4. Volunteer managers will have specialisms just like fundraisers do. There are over 15 types of fundraising expertise. Expect volunteering management to become more and more specialist as it matures, just as fundraising has.
5. Supporter-centred management will be where the best volunteer managers steal a march on competitors. We already see fundraising and communications and marketing working much more closely together. The best organisations will look at how supporters want to engage and manage their needs holistically whether they want to give, volunteer, campaign or use services.
6. We still don’t know how to encourage neighbourliness or manage it or see it as part of volunteering nearly enough. As much as we want people to volunteer in charity shops and more formal ways, we want people to give time to neighbourhood. This is an example of the specialisms that are needed (see point 4).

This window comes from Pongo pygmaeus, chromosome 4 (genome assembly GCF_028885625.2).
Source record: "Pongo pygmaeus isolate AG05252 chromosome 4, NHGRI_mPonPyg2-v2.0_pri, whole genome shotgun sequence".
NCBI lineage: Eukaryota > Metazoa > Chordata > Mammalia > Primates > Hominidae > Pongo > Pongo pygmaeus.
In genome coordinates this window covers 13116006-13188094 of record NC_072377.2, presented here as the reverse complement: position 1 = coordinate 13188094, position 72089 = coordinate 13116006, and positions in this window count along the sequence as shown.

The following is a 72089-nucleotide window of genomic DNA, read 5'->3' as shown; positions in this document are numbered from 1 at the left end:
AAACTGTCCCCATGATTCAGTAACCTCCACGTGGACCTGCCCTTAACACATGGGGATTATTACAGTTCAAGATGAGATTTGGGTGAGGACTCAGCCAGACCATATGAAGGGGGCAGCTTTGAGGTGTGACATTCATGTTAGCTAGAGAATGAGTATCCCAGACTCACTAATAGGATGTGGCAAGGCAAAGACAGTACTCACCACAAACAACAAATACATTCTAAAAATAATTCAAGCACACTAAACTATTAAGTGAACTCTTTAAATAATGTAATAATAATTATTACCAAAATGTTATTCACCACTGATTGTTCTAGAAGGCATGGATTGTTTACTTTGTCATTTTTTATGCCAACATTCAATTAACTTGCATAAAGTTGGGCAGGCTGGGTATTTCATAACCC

7. The most far-sighted charities will invest in volunteer recruitment the way they do donor recruitment. Typically they may invest several hundred pounds in donor recruitment and the total budget may amount to millions of pounds in the biggest charities. I wonder how many volunteer managers even have a recruitment budget.
8. Intertwining specific audiences by demographics (eg working parents) and product (eg micro-volunteering) will be the breakfast of volunteering champions. In other words, the best organisations will understand exactly who their volunteers are, or could be, and create the volunteering products to encourage, entice and engage them ever more into giving their time.
9. AVM needs to gear up to change to make the most of volunteering. A decade after launch it still has just one member of staff (while CharityComms launched at the same time has nearly 10 staff). AVM needs to grasp the potential of the years ahead with passion, energy and enthusiasm.
10. And one of the ways that AVM can make the most of its potential is a name change. Its current name is like a millstone round its neck, partly because the name is usually shortened, and partly because it isn’t just ‘volunteer managers’ who do volunteer management. It can be people with a bundle of responsibilities. AVM as a name ghettoises the organisation and holds it back.